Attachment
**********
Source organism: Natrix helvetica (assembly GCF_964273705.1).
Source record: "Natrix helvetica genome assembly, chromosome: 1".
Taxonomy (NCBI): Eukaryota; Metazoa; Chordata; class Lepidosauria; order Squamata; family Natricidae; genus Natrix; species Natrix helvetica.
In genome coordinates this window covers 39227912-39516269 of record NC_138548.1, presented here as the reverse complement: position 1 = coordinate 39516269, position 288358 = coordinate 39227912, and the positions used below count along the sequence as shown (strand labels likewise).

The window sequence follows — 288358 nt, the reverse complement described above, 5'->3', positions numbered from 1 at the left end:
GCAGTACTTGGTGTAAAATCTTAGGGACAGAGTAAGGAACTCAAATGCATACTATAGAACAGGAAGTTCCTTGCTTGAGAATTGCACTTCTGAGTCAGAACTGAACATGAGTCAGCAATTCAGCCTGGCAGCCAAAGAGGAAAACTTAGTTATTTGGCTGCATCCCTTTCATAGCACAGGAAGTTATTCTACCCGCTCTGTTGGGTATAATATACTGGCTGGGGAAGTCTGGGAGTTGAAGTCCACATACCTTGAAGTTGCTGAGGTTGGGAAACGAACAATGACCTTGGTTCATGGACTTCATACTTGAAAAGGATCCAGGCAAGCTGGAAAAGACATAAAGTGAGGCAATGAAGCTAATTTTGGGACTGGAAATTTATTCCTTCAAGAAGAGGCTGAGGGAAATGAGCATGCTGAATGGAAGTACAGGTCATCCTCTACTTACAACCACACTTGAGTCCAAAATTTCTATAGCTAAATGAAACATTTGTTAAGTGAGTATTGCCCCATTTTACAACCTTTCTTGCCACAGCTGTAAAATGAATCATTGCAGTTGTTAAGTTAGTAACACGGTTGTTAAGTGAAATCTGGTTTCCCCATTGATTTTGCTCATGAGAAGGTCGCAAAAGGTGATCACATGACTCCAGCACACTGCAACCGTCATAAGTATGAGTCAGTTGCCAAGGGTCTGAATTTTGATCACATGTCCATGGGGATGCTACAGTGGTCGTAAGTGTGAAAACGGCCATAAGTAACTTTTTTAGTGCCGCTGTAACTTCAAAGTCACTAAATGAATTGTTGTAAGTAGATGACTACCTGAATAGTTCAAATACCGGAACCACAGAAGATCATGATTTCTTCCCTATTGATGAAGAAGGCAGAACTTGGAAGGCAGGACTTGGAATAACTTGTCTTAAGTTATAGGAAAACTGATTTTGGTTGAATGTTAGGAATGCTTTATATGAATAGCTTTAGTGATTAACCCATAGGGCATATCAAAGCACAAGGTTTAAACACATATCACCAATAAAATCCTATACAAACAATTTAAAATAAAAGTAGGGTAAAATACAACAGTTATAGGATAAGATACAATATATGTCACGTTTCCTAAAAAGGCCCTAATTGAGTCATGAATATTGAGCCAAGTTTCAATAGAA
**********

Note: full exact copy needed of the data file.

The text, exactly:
Source organism: Natrix helvetica (assembly GCF_964273705.1).
Source record: "Natrix helvetica genome assembly, chromosome: 1".
Taxonomy (NCBI): Eukaryota; Metazoa; Chordata; class Lepidosauria; order Squamata; family Natricidae; genus Natrix; species Natrix helvetica.
In genome coordinates this window covers 39227912-39516269 of record NC_138548.1, presented here as the reverse complement: position 1 = coordinate 39516269, position 288358 = coordinate 39227912, and the positions used below count along the sequence as shown (strand labels likewise).

The window sequence follows — 288358 nt, the reverse complement described above, 5'->3', positions numbered from 1 at the left end:
GCAGTACTTGGTGTAAAATCTTAGGGACAGAGTAAGGAACTCAAATGCATACTATAGAACAGGAAGTTCCTTGCTTGAGAATTGCACTTCTGAGTCAGAACTGAACATGAGTCAGCAATTCAGCCTGGCAGCCAAAGAGGAAAACTTAGTTATTTGGCTGCATCCCTTTCATAGCACAGGAAGTTATTCTACCCGCTCTGTTGGGTATAATATACTGGCTGGGGAAGTCTGGGAGTTGAAGTCCACATACCTTGAAGTTGCTGAGGTTGGGAAACGAACAATGACCTTGGTTCATGGACTTCATACTTGAAAAGGATCCAGGCAAGCTGGAAAAGACATAAAGTGAGGCAATGAAGCTAATTTTGGGACTGGAAATTTATTCCTTCAAGAAGAGGCTGAGGGAAATGAGCATGCTGAATGGAAGTACAGGTCATCCTCTACTTACAACCACACTTGAGTCCAAAATTTCTATAGCTAAATGAAACATTTGTTAAGTGAGTATTGCCCCATTTTACAACCTTTCTTGCCACAGCTGTAAAATGAATCATTGCAGTTGTTAAGTTAGTAACACGGTTGTTAAGTGAAATCTGGTTTCCCCATTGATTTTGCTCATGAGAAGGTCGCAAAAGGTGATCACATGACTCCAGCACACTGCAACCGTCATAAGTATGAGTCAGTTGCCAAGGGTCTGAATTTTGATCACATGTCCATGGGGATGCTACAGTGGTCGTAAGTGTGAAAACGGCCATAAGTAACTTTTTTAGTGCCGCTGTAACTTCAAAGTCACTAAATGAATTGTTGTAAGTAGATGACTACCTGAATAGTTCAAATACCGGAACCACAGAAGATCATGATTTCTTCCCTATTGATGAAGAAGGCAGAACTTGGAAGGCAGGACTTGGAATAACTTGTCTTAAGTTATAGGAAAACTGATTTTGGTTGAATGTTAGGAATGCTTTATATGAATAGCTTTAGTGATTAACCCATAGGGCATATCAAAGCACAAGGTTTAAACACATATCACCAATAAAATCCTATACAAACAATTTAAAATAAAAGTAGGGTAAAATACAACAGTTATAGGATAAGATACAATATATGTCACGTTTCCTAAAAAGGCCCTAATTGAGTCATGAATATTGAGCCAAGTTTCAATAGAA